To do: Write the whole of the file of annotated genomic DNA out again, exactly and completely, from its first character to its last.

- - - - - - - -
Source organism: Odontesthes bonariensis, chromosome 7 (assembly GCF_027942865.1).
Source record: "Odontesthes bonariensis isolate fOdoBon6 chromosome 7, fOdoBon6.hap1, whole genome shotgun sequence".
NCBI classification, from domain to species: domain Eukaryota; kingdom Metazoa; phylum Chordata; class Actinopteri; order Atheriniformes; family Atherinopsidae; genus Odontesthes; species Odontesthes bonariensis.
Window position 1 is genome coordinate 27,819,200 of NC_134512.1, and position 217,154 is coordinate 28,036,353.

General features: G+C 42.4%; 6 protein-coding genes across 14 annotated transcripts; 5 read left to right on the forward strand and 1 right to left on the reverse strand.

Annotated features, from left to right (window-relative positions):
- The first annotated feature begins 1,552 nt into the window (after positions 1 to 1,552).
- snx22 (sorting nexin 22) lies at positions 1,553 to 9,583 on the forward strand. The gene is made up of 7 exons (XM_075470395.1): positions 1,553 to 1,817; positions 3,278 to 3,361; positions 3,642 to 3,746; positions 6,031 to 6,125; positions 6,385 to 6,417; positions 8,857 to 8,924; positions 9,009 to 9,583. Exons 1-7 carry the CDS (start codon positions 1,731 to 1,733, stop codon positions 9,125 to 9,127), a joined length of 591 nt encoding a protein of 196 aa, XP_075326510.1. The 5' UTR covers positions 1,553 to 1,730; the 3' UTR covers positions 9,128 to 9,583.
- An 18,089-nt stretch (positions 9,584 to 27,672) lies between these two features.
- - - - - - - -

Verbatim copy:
Source organism: Odontesthes bonariensis, chromosome 7 (assembly GCF_027942865.1).
Source record: "Odontesthes bonariensis isolate fOdoBon6 chromosome 7, fOdoBon6.hap1, whole genome shotgun sequence".
NCBI classification, from domain to species: domain Eukaryota; kingdom Metazoa; phylum Chordata; class Actinopteri; order Atheriniformes; family Atherinopsidae; genus Odontesthes; species Odontesthes bonariensis.
Window position 1 is genome coordinate 27,819,200 of NC_134512.1, and position 217,154 is coordinate 28,036,353.

General features: G+C 42.4%; 6 protein-coding genes across 14 annotated transcripts; 5 read left to right on the forward strand and 1 right to left on the reverse strand.

Annotated features, from left to right (window-relative positions):
- The first annotated feature begins 1,552 nt into the window (after positions 1 to 1,552).
- snx22 (sorting nexin 22) lies at positions 1,553 to 9,583 on the forward strand. The gene is made up of 7 exons (XM_075470395.1): positions 1,553 to 1,817; positions 3,278 to 3,361; positions 3,642 to 3,746; positions 6,031 to 6,125; positions 6,385 to 6,417; positions 8,857 to 8,924; positions 9,009 to 9,583. Exons 1-7 carry the CDS (start codon positions 1,731 to 1,733, stop codon positions 9,125 to 9,127), a joined length of 591 nt encoding a protein of 196 aa, XP_075326510.1. The 5' UTR covers positions 1,553 to 1,730; the 3' UTR covers positions 9,128 to 9,583.
- An 18,089-nt stretch (positions 9,584 to 27,672) lies between these two features.